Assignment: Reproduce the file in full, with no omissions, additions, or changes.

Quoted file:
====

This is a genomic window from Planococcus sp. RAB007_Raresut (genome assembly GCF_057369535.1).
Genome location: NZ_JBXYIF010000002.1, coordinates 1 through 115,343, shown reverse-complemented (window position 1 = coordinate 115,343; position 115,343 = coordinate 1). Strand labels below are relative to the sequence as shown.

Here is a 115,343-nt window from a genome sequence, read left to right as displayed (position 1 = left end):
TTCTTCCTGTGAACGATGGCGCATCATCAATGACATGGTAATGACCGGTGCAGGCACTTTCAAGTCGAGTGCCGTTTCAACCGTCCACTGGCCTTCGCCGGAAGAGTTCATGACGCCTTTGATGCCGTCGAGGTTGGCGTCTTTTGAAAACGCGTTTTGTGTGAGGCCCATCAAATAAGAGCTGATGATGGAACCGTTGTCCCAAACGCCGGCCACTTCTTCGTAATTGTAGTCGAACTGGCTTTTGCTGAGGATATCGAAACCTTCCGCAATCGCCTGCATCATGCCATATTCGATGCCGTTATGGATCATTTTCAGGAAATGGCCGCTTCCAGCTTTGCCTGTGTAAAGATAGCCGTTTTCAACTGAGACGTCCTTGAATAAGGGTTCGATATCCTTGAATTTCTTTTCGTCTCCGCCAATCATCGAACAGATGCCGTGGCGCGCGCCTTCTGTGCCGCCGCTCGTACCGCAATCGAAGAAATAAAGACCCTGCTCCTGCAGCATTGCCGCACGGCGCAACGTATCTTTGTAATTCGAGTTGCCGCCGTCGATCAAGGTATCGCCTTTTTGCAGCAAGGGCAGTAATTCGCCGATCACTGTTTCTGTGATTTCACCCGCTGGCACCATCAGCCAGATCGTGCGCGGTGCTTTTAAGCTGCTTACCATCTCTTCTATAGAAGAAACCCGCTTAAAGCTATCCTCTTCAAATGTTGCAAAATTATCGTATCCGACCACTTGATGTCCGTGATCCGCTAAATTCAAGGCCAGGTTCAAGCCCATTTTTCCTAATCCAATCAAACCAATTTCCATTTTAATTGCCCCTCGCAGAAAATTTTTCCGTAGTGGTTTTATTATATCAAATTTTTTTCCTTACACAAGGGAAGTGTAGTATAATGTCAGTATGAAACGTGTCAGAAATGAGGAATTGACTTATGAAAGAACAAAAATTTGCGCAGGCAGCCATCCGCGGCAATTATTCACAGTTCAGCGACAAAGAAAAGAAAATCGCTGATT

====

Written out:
This is a genomic window from Planococcus sp. RAB007_Raresut (genome assembly GCF_057369535.1).
Genome location: NZ_JBXYIF010000002.1, coordinates 1 through 115,343, shown reverse-complemented (window position 1 = coordinate 115,343; position 115,343 = coordinate 1). Strand labels below are relative to the sequence as shown.

Here is a 115,343-nt window from a genome sequence, read left to right as displayed (position 1 = left end):
TTCTTCCTGTGAACGATGGCGCATCATCAATGACATGGTAATGACCGGTGCAGGCACTTTCAAGTCGAGTGCCGTTTCAACCGTCCACTGGCCTTCGCCGGAAGAGTTCATGACGCCTTTGATGCCGTCGAGGTTGGCGTCTTTTGAAAACGCGTTTTGTGTGAGGCCCATCAAATAAGAGCTGATGATGGAACCGTTGTCCCAAACGCCGGCCACTTCTTCGTAATTGTAGTCGAACTGGCTTTTGCTGAGGATATCGAAACCTTCCGCAATCGCCTGCATCATGCCATATTCGATGCCGTTATGGATCATTTTCAGGAAATGGCCGCTTCCAGCTTTGCCTGTGTAAAGATAGCCGTTTTCAACTGAGACGTCCTTGAATAAGGGTTCGATATCCTTGAATTTCTTTTCGTCTCCGCCAATCATCGAACAGATGCCGTGGCGCGCGCCTTCTGTGCCGCCGCTCGTACCGCAATCGAAGAAATAAAGACCCTGCTCCTGCAGCATTGCCGCACGGCGCAACGTATCTTTGTAATTCGAGTTGCCGCCGTCGATCAAGGTATCGCCTTTTTGCAGCAAGGGCAGTAATTCGCCGATCACTGTTTCTGTGATTTCACCCGCTGGCACCATCAGCCAGATCGTGCGCGGTGCTTTTAAGCTGCTTACCATCTCTTCTATAGAAGAAACCCGCTTAAAGCTATCCTCTTCAAATGTTGCAAAATTATCGTATCCGACCACTTGATGTCCGTGATCCGCTAAATTCAAGGCCAGGTTCAAGCCCATTTTTCCTAATCCAATCAAACCAATTTCCATTTTAATTGCCCCTCGCAGAAAATTTTTCCGTAGTGGTTTTATTATATCAAATTTTTTTCCTTACACAAGGGAAGTGTAGTATAATGTCAGTATGAAACGTGTCAGAAATGAGGAATTGACTTATGAAAGAACAAAAATTTGCGCAGGCAGCCATCCGCGGCAATTATTCACAGTTCAGCGACAAAGAAAAGAAAATCGCTGATT